Just So Festival awarded Attitude Is Everything's Gold status

Just So Festival awarded Attitude Is Everything's Gold status

Just So Festival has been awarded the Gold award on Attitude Is Everything's (AIE) Charter of Best Practice.

Allocated by the live music accessibility charity, the award marks Just So's status as one of the UK’s most accessible events for deaf and disabled people, placing the festival alongside other Gold recipients Glastonbury, Greenbelt and Liberty Festival.

“Since first encountering AIE four years ago, their guidance and advice has really helped us to think differently about what our deaf and disabled audiences need," said Just So festival director Sarah Bird. "From the outset they encouraged us to think of access as a conversation with our audience and it’s turned out to be a really inspiring and exciting conversation to have started. 

"We look forward to continuing to work with them to help shape a more holistic approach to accessibility across all areas of Just So Festival.”

The 5,000-capacity family festival, which will take place this year from August 18-20 at Rode Hall in Cheshire, had previously passed through Bronze and Silver levels, and was awarded the Outstanding Attitude Award in December 2016 for its inclusive programme.

Various on-site provisions and innovative features are supported by disability awareness training for staff, including dedicated briefings for area leaders on specific potential barriers around site, and continuous consultation with customers. As a result, the festival has seen significant increases in deaf and disabled customers over the past five years.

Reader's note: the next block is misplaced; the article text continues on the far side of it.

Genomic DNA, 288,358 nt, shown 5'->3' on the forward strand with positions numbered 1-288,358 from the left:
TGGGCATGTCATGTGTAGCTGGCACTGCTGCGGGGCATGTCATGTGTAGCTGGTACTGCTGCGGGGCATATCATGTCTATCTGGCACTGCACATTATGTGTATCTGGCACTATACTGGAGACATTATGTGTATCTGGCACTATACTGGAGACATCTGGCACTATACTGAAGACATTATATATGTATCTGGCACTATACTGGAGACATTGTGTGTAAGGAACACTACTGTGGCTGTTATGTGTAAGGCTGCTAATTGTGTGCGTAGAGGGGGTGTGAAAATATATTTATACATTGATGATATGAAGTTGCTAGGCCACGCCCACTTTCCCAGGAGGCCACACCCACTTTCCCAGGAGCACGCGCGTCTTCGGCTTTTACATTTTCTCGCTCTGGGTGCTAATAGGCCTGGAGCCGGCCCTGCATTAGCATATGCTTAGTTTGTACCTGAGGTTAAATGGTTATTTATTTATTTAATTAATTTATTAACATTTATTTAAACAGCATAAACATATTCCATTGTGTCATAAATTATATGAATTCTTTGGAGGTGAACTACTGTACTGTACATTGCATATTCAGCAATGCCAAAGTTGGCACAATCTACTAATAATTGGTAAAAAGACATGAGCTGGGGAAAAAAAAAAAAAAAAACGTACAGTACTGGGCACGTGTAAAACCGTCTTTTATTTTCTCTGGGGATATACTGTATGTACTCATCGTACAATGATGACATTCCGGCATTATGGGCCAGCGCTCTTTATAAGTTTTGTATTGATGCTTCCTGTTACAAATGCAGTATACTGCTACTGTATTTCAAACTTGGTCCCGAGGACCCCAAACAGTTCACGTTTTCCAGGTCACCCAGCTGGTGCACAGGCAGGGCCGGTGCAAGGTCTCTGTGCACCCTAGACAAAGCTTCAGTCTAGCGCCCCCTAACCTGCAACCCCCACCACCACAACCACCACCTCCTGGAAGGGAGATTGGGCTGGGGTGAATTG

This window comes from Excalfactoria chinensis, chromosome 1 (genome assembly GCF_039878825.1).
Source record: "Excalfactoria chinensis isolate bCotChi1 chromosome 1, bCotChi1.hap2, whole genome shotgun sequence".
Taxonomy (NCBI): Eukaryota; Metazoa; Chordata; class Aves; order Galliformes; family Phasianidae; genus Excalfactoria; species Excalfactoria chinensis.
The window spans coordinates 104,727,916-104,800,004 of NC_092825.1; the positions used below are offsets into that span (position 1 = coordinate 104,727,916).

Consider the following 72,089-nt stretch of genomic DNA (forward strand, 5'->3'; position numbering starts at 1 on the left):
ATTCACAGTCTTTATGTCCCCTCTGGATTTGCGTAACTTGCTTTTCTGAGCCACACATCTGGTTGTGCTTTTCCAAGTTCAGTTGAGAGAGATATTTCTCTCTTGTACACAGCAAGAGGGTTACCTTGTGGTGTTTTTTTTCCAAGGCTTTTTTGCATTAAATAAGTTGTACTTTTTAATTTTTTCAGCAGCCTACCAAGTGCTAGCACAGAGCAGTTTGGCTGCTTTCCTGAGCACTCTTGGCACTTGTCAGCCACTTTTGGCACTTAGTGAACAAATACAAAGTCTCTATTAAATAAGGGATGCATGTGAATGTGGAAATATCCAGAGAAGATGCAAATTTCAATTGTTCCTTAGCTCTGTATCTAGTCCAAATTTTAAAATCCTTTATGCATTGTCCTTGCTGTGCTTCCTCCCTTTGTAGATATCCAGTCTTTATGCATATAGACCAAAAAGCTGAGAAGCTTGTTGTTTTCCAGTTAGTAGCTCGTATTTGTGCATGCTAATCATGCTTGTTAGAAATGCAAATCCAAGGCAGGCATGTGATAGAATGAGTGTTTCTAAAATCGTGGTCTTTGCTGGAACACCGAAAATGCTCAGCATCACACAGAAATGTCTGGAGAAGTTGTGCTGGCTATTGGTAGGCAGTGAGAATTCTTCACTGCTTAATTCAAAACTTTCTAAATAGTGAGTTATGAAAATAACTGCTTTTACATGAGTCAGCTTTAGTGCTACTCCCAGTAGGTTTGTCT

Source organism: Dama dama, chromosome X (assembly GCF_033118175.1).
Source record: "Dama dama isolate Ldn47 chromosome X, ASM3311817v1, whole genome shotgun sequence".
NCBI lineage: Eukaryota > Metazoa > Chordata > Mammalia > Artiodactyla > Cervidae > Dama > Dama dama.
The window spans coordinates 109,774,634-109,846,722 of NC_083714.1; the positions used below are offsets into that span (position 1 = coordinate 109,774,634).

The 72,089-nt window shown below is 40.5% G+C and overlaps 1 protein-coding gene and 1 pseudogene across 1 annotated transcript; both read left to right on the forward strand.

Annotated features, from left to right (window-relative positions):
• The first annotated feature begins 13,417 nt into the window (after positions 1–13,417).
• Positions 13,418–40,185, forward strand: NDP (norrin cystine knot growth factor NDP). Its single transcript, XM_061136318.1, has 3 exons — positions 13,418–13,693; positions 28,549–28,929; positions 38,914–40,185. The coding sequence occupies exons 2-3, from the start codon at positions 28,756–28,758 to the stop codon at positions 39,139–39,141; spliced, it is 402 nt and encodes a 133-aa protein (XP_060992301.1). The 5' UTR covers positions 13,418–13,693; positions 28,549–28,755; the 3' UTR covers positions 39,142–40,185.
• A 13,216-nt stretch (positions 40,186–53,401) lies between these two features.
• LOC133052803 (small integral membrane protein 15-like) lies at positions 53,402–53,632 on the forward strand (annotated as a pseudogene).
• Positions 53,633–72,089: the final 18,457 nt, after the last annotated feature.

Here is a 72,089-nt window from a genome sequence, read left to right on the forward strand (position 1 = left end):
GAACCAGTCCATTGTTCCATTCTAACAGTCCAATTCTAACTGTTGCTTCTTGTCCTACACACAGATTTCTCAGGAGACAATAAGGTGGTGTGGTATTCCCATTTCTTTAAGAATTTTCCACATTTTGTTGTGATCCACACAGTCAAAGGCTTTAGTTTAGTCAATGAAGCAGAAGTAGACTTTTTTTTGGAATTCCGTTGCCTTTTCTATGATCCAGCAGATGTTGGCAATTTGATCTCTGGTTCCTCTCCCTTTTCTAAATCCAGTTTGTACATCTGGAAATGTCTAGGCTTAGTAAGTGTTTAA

Members of the festival team have also worked to champion the subject of accessibility in the events industry, joining AIE and independently advocating for best practice at various industry events and in industry press. 

“I’m absolutely delighted to see Just So Festival, such an innovative and creative family event, gain the Gold Award via our Charter of Best Practice," said AIE CEO Suzanne Bull. "The organisers are a fantastic example of how access does not need to be treated as a niche, bolt-on addition to a festival. They demonstrate how access can be at the core of creative event-planning, and how this can benefit the experience of all attendees.

"Exciting things can emerge from consulting with disabled customers and striving to make the festival experience better each year. We can’t wait to see what the festival does next.”

By Sophie Nevrkla

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